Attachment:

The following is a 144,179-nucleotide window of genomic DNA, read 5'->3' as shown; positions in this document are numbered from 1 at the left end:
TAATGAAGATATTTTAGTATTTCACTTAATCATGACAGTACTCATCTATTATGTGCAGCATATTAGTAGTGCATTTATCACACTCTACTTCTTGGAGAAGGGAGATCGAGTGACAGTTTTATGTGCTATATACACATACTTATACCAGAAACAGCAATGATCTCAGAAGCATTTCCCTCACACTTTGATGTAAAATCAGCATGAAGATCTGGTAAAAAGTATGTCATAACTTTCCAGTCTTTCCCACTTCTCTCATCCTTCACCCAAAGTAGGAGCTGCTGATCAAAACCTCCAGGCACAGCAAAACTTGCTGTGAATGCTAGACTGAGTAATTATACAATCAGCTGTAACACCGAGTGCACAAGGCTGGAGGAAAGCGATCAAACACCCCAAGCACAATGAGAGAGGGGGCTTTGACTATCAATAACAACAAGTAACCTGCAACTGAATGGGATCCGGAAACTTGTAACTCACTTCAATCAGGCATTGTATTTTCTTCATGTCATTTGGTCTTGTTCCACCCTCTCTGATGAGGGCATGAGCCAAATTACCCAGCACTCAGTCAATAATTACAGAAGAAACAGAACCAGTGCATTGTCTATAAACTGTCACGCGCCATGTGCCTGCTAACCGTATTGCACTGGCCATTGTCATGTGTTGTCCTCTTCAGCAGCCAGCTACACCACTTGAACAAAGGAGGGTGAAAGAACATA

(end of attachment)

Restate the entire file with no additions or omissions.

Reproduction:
The following is a 144,179-nucleotide window of genomic DNA, read 5'->3' as shown; positions in this document are numbered from 1 at the left end:
TAATGAAGATATTTTAGTATTTCACTTAATCATGACAGTACTCATCTATTATGTGCAGCATATTAGTAGTGCATTTATCACACTCTACTTCTTGGAGAAGGGAGATCGAGTGACAGTTTTATGTGCTATATACACATACTTATACCAGAAACAGCAATGATCTCAGAAGCATTTCCCTCACACTTTGATGTAAAATCAGCATGAAGATCTGGTAAAAAGTATGTCATAACTTTCCAGTCTTTCCCACTTCTCTCATCCTTCACCCAAAGTAGGAGCTGCTGATCAAAACCTCCAGGCACAGCAAAACTTGCTGTGAATGCTAGACTGAGTAATTATACAATCAGCTGTAACACCGAGTGCACAAGGCTGGAGGAAAGCGATCAAACACCCCAAGCACAATGAGAGAGGGGGCTTTGACTATCAATAACAACAAGTAACCTGCAACTGAATGGGATCCGGAAACTTGTAACTCACTTCAATCAGGCATTGTATTTTCTTCATGTCATTTGGTCTTGTTCCACCCTCTCTGATGAGGGCATGAGCCAAATTACCCAGCACTCAGTCAATAATTACAGAAGAAACAGAACCAGTGCATTGTCTATAAACTGTCACGCGCCATGTGCCTGCTAACCGTATTGCACTGGCCATTGTCATGTGTTGTCCTCTTCAGCAGCCAGCTACACCACTTGAACAAAGGAGGGTGAAAGAACATA